Time: 11:00 – 13:00

Researching youth street groups in XXI Century: The case of TRANSGANG project (Carles Feixa)

Gangs are described as an episodic phenomenon comparable across diverse geographic spaces, with the stereotype of American gangs often operating as an archetype. This means that a gang is an informal group of peers with local roots, in conflict with other peer groups, and sometimes with adult institutions. In short, we understand gangs as an elementary and spontaneous mode of informal sociability. When delinquency was not considered a fundamental attribute of youth street sociability, other concepts were used such as peer groups, street groups, subcultures, countercultures, and lifestyles … reserving the term gang for groups of street youth. with members of migrant backgrounds or minorities marginalized by contextual situations, and not for other youth groups. Based on a comparative analysis of the various regions involved in the TRANSGANG project, we will observe youth street groups as forms of youth culture to resist the hegemonic discourses and practices and, at the same time, as institutions of social resilience to confront and combat the stigmatization.

Carles Feixa is a full professor of social anthropology at Pompeu Fabra University (Barcelona). Doctor for the UB and honoris causa for the University of Manizales (Colombia). Specializing in the study of youth cultures, he has carried out field research in Catalonia, Mexico, and Colombia. Among his books, we can highlight De jóvenes, bandas y tribus (1998), Global Youth. (2006), Youth, Space and Time (2016), La imaginación autobiográfica (2018) and El Rey. Diario de un Latin King (2020). He is a member of the Consolidated Research Group on Youth, Society, and Communication (JOVIS.com) and the scientific director of the RE-GENERATION chair. Nowadays he is the Principal Investigator of the TRANSGANG research project, funded by the European Research Council.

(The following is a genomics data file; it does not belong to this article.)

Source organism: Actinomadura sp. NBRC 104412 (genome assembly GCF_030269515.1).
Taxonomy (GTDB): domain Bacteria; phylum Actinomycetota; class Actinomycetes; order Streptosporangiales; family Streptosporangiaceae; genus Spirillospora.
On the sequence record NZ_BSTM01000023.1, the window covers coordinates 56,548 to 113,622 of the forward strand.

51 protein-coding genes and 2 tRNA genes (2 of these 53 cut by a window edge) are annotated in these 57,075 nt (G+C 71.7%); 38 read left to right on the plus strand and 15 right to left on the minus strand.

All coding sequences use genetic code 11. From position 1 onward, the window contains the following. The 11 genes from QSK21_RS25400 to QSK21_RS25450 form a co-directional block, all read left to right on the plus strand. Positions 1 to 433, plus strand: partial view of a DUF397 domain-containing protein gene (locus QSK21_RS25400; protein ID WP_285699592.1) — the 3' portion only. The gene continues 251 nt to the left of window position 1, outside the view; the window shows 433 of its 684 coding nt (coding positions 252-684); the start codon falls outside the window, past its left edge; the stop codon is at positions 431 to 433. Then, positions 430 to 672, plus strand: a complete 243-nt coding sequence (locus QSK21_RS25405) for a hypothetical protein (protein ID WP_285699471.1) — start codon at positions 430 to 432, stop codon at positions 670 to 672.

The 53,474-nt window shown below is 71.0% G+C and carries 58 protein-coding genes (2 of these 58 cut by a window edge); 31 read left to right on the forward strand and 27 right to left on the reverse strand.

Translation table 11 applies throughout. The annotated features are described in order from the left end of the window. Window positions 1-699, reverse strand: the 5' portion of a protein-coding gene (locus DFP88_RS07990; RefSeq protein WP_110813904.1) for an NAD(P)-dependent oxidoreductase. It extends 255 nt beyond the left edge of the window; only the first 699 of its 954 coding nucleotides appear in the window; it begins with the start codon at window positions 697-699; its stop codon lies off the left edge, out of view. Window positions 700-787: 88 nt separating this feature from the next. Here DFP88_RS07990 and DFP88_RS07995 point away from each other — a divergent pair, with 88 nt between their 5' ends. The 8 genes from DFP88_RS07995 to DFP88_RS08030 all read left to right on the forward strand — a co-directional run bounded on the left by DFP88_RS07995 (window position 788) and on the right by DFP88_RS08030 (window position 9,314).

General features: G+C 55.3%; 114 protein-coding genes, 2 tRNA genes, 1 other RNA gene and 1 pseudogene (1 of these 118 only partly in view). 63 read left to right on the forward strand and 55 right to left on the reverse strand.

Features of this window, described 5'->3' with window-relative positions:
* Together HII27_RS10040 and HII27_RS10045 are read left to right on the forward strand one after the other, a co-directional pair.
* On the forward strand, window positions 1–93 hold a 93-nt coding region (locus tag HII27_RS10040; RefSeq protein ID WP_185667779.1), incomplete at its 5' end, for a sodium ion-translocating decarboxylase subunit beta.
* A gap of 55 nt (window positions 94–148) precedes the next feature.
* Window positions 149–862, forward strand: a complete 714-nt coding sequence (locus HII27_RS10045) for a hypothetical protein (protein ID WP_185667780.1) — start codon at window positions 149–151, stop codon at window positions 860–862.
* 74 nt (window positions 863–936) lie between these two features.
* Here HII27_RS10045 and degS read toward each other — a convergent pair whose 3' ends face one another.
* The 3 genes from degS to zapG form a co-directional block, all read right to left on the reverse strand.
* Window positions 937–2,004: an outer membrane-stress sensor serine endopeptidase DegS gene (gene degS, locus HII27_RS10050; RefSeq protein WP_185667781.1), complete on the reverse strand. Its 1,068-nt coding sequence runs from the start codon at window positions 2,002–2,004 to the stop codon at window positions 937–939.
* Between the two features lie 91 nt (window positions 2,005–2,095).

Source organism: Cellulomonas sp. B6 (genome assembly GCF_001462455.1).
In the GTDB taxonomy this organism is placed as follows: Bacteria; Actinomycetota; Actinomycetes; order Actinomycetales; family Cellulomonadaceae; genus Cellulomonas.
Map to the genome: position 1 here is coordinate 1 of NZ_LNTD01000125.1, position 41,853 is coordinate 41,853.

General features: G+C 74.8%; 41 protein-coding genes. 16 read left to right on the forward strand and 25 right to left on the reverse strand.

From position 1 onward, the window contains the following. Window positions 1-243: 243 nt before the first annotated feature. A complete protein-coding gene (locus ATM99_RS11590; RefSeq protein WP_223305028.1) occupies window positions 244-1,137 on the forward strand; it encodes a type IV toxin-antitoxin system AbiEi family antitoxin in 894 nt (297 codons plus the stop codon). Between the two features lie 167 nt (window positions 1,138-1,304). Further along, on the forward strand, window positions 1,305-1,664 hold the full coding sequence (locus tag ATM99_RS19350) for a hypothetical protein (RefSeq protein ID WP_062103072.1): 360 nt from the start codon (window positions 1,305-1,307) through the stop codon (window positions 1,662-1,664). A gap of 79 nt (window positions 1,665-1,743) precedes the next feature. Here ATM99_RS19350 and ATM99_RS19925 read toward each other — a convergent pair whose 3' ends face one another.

Decolonizing youth studies: Mahragan in Cairo (Jose Sánchez-García)

This presentation will offer an alternative approach to analyze social, political, and cultural experiences located in historically constructed asymmetric power structures, beyond the epistemologically dominant dichotomies that contrast between Islam and modernity and apply a decolonial perspective. I, therefore, propose, based on ethnographic experiences with youth groups in the city of Cairo since 1999, an anthropological-historical essay that will allow us to understand, in addition to the marginalization of the Shabi cultural universe, the power relations established in the Egyptian social structure. These starting points make the Mahragan appear as a historical encounter, a response of young Egyptians who have roots in past musical traditions, to transcend what we identify as colonial modernity, within Islamic contexts. Through the analysis of Mahragan music, we will analyze the dynamics of the colonization-decolonization dialectic to deepen the understanding of the symbolic spaces of the border as those created in the Cairo peripheries.

José Sánchez García (Barcelona, 1965) is a senior researcher at the University Pompeu Fabra (Barcelona). Ph.D. in Social and Cultural Anthropology, with a thesis based on the study of youth cultures in the city of Cairo. His field experience was to analyze the processes of Young identity construction in the Arab world from the case study of four neighborhoods of Cairo applying intersectional and decolonial perspectives. He has researched the relationship between piety and music in Pakistanis collectives in Barcelona; gendered identities in Gulf countries; youth political movements after 2011 in Spain and Egypt; and youth de-marginalization strategies in Egypt. He was the Ethnographic Coordinator of SAHWA project (www.sahwa.eu ). During the last few years, he has been combining youth studies, social movements, and post-colonial approaches in the Middle East. He has published several articles and book chapters on social movements in the Middle East and has been an invited lecturer at different major European Universities. He is the editor of the publication Youth at the Margins: Perspectives on Arab Mediterranean Youth (Routledge) with Elena Sánchez-Montijano.